@DailyNation

MPs adopt Uhuru memo, stage set for Sh130b in taxes

1 months ago, 20 Sep 16:08

By: David Mwere Samw ...

Confusion marred debate on the president's reservations on Finance Bill, 2018, after MPs expressed sharp disagreement with the manner in which the vote on the introduction of the fuel tax was conducted.

The House adopted the reservations during a chaotic sitting on Thursday, characterised by boos and jeers and bearing similarities to the enactment of Security Laws (Amendments) Bill, 2015.

REVENUE CHANNELS

With the victory, the executive has the power to raise up to Sh130 billion through taxes including the eight percent levy on fuel products, that will see about 17.5 billion realised.

Sugar confectioneries will bring in about Sh475 million, money transfers Sh11.4 billion, betting companies and winners Sh30 billion, the housing fund 10 billion and kerosene Sh9.8 billion.

The memorandum proposed a deletion of the 0.05 percent 'Robin Hood' tax which had been proposed on money transfers of at least Sh500, 000.

The government plans to recoup the lost revenue through the 20 percent imposed on the charges banks levy customers in money transfers, meaning that the transfer charges could still go up.  

There is also a new proposal to increase the price of kerosene by Sh18 per liter to check adulteration of fuel as well as split the current 35 percent tax on betting companies to include the winners.

The target in this case is to raise Sh9.8 billion. This will see betting companies charged 15 percent, on top of the 30 percent charged in terms of corporate income, and winners 20 percent.

GOOD START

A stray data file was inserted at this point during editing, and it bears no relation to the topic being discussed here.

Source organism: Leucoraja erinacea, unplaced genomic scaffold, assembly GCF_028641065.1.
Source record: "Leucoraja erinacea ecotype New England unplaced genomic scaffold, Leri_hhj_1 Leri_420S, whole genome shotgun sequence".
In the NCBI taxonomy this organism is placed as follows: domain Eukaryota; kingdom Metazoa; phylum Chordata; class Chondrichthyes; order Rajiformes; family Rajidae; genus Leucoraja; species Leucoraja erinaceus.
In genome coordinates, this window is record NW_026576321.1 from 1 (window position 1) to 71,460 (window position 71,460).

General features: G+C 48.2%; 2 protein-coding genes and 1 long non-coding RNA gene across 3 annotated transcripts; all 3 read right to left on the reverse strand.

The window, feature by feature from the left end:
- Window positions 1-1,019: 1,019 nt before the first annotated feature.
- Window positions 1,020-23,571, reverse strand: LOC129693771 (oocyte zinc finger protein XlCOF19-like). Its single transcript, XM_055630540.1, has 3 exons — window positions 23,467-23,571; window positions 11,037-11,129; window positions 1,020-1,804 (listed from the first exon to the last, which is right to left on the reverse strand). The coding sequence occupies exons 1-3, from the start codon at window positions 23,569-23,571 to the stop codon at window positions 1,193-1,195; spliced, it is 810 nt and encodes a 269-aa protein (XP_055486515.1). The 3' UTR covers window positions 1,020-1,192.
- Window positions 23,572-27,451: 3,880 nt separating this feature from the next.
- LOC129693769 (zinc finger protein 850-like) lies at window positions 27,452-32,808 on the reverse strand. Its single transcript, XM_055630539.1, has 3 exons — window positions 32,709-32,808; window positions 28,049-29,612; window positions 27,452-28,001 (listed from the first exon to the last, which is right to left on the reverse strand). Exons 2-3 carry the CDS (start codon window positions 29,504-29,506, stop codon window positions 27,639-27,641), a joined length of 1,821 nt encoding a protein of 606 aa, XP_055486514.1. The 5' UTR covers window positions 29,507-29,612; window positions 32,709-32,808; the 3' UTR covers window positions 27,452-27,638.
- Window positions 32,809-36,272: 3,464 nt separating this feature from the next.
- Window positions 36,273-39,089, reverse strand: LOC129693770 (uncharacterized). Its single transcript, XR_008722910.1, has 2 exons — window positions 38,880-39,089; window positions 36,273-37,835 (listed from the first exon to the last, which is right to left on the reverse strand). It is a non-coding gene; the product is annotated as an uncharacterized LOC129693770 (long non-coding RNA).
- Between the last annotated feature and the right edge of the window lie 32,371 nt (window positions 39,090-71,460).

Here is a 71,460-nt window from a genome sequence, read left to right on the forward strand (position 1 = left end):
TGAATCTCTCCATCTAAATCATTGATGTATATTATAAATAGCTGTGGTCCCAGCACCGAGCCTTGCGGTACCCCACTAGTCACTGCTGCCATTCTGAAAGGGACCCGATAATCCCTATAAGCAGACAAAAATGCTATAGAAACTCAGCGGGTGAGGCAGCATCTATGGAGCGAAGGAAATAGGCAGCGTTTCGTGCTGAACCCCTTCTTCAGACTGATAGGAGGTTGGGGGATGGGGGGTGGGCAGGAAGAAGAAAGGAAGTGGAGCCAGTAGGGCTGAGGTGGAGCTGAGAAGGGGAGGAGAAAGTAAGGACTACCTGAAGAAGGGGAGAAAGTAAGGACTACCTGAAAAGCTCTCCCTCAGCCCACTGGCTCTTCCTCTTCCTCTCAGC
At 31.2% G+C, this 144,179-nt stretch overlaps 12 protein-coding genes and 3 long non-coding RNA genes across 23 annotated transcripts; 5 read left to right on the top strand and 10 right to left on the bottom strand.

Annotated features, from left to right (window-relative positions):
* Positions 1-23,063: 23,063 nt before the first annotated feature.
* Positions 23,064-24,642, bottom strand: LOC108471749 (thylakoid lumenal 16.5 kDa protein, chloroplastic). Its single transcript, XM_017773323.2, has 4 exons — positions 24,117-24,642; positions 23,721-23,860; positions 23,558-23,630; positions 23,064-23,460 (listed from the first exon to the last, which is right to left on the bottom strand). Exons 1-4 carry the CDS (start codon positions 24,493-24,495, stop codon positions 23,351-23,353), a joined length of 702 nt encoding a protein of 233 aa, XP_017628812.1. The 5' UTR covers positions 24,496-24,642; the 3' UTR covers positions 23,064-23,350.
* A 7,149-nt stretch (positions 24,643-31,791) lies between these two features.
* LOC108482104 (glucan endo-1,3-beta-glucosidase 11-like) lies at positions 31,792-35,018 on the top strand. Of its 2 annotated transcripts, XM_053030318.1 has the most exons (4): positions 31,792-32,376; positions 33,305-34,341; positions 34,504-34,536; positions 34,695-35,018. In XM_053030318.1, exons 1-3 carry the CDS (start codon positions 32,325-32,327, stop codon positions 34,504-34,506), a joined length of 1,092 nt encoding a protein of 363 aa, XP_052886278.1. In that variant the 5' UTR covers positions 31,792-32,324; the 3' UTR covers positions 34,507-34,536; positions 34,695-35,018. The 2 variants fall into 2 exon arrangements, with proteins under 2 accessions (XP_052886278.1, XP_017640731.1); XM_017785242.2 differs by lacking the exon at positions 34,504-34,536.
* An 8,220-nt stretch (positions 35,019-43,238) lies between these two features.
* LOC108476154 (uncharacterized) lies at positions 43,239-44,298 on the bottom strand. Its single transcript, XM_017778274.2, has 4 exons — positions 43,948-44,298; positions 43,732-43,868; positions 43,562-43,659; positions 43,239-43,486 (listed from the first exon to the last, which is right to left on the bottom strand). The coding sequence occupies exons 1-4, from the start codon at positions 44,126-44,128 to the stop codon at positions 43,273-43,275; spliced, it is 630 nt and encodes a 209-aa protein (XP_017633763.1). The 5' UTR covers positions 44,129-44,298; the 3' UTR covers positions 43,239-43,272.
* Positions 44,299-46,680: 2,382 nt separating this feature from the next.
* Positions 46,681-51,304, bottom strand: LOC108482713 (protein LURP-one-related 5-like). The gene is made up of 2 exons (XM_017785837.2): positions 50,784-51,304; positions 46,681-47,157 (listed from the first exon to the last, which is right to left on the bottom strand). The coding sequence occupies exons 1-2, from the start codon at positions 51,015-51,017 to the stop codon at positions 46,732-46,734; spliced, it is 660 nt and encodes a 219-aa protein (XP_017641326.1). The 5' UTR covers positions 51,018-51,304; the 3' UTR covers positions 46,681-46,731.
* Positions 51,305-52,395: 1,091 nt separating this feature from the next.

All had seemed normal as MPs arrived in the morning for the sitting specially created to allow them to discuss the supplementary budget estimates and the reservations on the bill.

The first sign that trouble lay ahead emerged when Kiminini MP Chris Wamalwa stood on a point of order and sought to amend the Order Paper to reorganise the business of the day.

In his presentation, Mr Wamalwa said he wanted the president’s reservations debated ahead before the budget estimates. Speaker Justin Muturi refused to barge and informed the House that the paper was cast in stone.

The MPs easily approved the financial estimates, saying they had no problem with the decision by the executive to reorganise allocations due to various departments and ministries.

In the estimates, the Treasury slashed Sh3.026 trillion budget for the current financial year by Sh37.6 million.

The approval of the budget gives the government legal backing to spend the re-organised budget once it is signed into law by the president.

TROUBLE

When time came to debate the finance bill, boos, jeers and renditions of bado mapambano (the struggle continues) enveloped a House united for the first time in a long time as MPs continuously chanted “zero”.

This was in reference to their push for fuel to be zero-rated much as it will cause the ordinary Kenyan to struggle more.

Mr Muturi had ordered a second vote but ended up upholding the halving of the 16 percent Value Added Tax on petroleum products.

There was no smooth sailing for the executive ...
Read More


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@DailyNation